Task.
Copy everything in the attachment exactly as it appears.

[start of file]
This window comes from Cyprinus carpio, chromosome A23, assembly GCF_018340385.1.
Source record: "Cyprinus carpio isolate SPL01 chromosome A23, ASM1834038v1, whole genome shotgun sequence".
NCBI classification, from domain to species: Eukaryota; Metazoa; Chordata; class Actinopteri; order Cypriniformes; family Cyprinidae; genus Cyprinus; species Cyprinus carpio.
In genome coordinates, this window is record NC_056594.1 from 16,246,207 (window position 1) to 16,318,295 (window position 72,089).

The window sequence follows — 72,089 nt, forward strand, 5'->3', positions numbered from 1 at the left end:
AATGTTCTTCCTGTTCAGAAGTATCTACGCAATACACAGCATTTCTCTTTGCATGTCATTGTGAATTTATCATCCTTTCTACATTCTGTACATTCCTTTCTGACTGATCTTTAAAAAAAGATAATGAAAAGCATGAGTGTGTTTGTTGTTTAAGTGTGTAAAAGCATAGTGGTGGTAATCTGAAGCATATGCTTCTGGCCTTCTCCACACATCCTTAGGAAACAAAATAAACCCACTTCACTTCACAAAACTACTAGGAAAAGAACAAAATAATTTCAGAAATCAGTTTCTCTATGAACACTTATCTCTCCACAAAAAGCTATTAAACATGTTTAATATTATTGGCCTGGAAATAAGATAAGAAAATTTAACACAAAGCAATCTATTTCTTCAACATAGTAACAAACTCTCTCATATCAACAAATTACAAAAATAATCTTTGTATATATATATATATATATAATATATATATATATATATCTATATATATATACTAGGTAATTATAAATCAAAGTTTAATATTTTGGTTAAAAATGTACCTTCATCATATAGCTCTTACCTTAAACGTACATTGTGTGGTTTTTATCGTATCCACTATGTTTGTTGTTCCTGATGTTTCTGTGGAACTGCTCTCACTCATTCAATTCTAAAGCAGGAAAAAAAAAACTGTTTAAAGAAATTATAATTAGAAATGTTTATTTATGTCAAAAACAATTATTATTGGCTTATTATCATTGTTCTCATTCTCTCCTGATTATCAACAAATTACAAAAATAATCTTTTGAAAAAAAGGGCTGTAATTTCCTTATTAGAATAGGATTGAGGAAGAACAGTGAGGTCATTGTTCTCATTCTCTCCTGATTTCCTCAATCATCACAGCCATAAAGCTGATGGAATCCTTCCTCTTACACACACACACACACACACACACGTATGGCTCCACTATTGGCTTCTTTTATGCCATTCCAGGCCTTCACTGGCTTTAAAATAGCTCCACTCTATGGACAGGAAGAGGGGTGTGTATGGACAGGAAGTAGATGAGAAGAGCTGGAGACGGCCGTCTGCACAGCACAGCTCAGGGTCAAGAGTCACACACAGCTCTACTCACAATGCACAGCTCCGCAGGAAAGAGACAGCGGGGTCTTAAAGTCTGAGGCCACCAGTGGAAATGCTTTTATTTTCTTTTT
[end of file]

This window comes from Cyprinus carpio, chromosome A23, assembly GCF_018340385.1.
Source record: "Cyprinus carpio isolate SPL01 chromosome A23, ASM1834038v1, whole genome shotgun sequence".
NCBI classification, from domain to species: Eukaryota; Metazoa; Chordata; class Actinopteri; order Cypriniformes; family Cyprinidae; genus Cyprinus; species Cyprinus carpio.
In genome coordinates, this window is record NC_056594.1 from 16,246,207 (window position 1) to 16,318,295 (window position 72,089).

The window sequence follows — 72,089 nt, forward strand, 5'->3', positions numbered from 1 at the left end:
AATGTTCTTCCTGTTCAGAAGTATCTACGCAATACACAGCATTTCTCTTTGCATGTCATTGTGAATTTATCATCCTTTCTACATTCTGTACATTCCTTTCTGACTGATCTTTAAAAAAAGATAATGAAAAGCATGAGTGTGTTTGTTGTTTAAGTGTGTAAAAGCATAGTGGTGGTAATCTGAAGCATATGCTTCTGGCCTTCTCCACACATCCTTAGGAAACAAAATAAACCCACTTCACTTCACAAAACTACTAGGAAAAGAACAAAATAATTTCAGAAATCAGTTTCTCTATGAACACTTATCTCTCCACAAAAAGCTATTAAACATGTTTAATATTATTGGCCTGGAAATAAGATAAGAAAATTTAACACAAAGCAATCTATTTCTTCAACATAGTAACAAACTCTCTCATATCAACAAATTACAAAAATAATCTTTGTATATATATATATATATATAATATATATATATATATATCTATATATATATACTAGGTAATTATAAATCAAAGTTTAATATTTTGGTTAAAAATGTACCTTCATCATATAGCTCTTACCTTAAACGTACATTGTGTGGTTTTTATCGTATCCACTATGTTTGTTGTTCCTGATGTTTCTGTGGAACTGCTCTCACTCATTCAATTCTAAAGCAGGAAAAAAAAAACTGTTTAAAGAAATTATAATTAGAAATGTTTATTTATGTCAAAAACAATTATTATTGGCTTATTATCATTGTTCTCATTCTCTCCTGATTATCAACAAATTACAAAAATAATCTTTTGAAAAAAAGGGCTGTAATTTCCTTATTAGAATAGGATTGAGGAAGAACAGTGAGGTCATTGTTCTCATTCTCTCCTGATTTCCTCAATCATCACAGCCATAAAGCTGATGGAATCCTTCCTCTTACACACACACACACACACACACACGTATGGCTCCACTATTGGCTTCTTTTATGCCATTCCAGGCCTTCACTGGCTTTAAAATAGCTCCACTCTATGGACAGGAAGAGGGGTGTGTATGGACAGGAAGTAGATGAGAAGAGCTGGAGACGGCCGTCTGCACAGCACAGCTCAGGGTCAAGAGTCACACACAGCTCTACTCACAATGCACAGCTCCGCAGGAAAGAGACAGCGGGGTCTTAAAGTCTGAGGCCACCAGTGGAAATGCTTTTATTTTCTTTTT